Social media executives said today they are committed to clamping down on antisemitic content. However, at a hearing facilitated by American Jewish Committee (AJC) and the European Jewish Congress, lawmakers told them those efforts have fallen short.

During a two-day summit, the Interparliamentary Task Force to Combat Online Antisemitism met with technology experts, social media influencers, Jewish civil society organizations, and European government officials. It culminated in a European Parliament hearing of social media representatives hosted by task force member and MEP David Lega, an alumnus of AJC Project Interchange.

“There is a direct line between global antisemitism and social media,” said Holly Huffnagle, AJC U.S. Director for Combating Antisemitism, who attended the summit. “What we heard in Brussels was how imperative fighting antisemitism online is for lawmakers and that their collective efforts will only get stronger.”

Online platforms are where most contemporary antisemitism can be found. AJC’s latest State of Antisemitism in America report found 69% of Jewish adults said they were the target of antisemitism online or had seen antisemitism online or on social media at least once in the last 12 months. That number jumped to 85% for adults under 30.

Eleven lawmakers on the task force were present to question representatives from Meta, Twitter, and YouTube about antisemitism on their respective platforms and to seek possible solutions. 

They expressed concern about cuts to the companies’ trust and safety teams and asked them to do better at recognizing antisemitism, including coded language and anti-Israel antisemitism; to be more transparent and moderate consistently; make their data available to researchers; and submit to an independent review of the platforms. 

“We still have an uphill battle ahead of us to fight online antisemitism,” said Daniel Schwammenthal, Director of AJC’s EU office, the Brussels-based Transatlantic Institute, which helped facilitate the summit. “International, and particularly transatlantic cooperation, among governments, lawmakers, regulators, Jewish organizations, and tech experts will be absolutely crucial to ensure success in our endeavor. This is why we are so tremendously honored to have been able to play a key role in facilitating this important summit.”

AJC’s Call to Action Against Antisemitism, a society-wide guide released in 2022 to help understand, respond to, and prevent antisemitism, offers specific recommendations for social media companies. They include:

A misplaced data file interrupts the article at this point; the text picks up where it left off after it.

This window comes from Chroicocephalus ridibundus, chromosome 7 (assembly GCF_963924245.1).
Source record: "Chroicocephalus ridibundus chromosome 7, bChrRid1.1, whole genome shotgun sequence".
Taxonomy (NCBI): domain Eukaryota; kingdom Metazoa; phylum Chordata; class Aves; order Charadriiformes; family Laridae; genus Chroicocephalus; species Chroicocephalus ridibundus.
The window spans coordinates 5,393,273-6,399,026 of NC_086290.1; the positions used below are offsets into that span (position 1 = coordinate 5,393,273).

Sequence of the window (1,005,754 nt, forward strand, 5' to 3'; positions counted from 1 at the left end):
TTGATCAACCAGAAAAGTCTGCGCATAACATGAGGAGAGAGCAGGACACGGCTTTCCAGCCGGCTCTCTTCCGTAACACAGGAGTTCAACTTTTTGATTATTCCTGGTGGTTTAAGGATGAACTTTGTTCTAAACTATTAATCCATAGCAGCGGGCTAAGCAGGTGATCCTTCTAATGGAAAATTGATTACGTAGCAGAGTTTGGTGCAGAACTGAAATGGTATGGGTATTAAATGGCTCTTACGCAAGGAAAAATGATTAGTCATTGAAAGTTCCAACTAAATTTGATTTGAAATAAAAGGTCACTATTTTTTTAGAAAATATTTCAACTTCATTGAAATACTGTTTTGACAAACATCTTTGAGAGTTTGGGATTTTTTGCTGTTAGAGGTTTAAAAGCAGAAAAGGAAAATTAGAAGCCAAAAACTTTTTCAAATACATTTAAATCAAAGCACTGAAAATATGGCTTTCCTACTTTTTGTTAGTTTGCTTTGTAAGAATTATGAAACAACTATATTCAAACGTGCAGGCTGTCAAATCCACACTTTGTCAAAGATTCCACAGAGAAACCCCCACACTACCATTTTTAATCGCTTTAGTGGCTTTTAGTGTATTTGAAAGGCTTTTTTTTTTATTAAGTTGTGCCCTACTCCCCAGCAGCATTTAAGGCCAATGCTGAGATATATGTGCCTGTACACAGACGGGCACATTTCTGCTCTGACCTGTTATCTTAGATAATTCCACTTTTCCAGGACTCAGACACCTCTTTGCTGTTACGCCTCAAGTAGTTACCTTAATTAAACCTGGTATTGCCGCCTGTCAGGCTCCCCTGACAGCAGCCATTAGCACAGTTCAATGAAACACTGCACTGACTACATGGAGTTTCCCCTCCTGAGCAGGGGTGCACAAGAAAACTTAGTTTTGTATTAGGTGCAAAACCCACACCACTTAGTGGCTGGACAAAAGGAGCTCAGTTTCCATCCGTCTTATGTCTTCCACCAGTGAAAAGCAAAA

• Use the working definition of antisemitism from the International Holocaust Remembrance Alliance to enable human and artificial intelligence moderators to be more consistent in removing or limiting antisemitic content.
  • Be transparent in the drafting of policies, algorithms, and moderation systems to earn public trust.
  • Make it easier to report antisemitism and consider making antisemitism an option to flag for users who report harmful content.
  • Provide accurate information or redirect users to accurate information about Jews, antisemitism, and the Holocaust.

A national strategy to counter antisemitism, released last month by the White House, mirrors several of the social media recommendations in the AJC’s Call to Action.

This is the second summit held by the task force. The first, which AJC attended, was held last September in Washington and initiated a dialogue with senior tech executives on the vital role their companies play in combating antisemitism.

The task force was created in 2020 to develop responses and solutions to potentially prevent real-world harm, hold social media companies accountable for what takes place on their platforms, and create transparent policies to tackle hate speech. It includes members from more than 10 nations as well as the European Union. Rep. Debbie Wasserman Schultz, D-FL, and Rep. Brad Schneider, D-IL, represent the U.S.

AJC is the global advocacy organization for the Jewish people. With headquarters in New York, 25 offices across the United States, 14 overseas posts, as well as partnerships with 38 Jewish community organizations worldwide, AJC's mission is to enhance the well-being of the Jewish people and Israel, and to advance human rights and democratic values in the United States and around the world.


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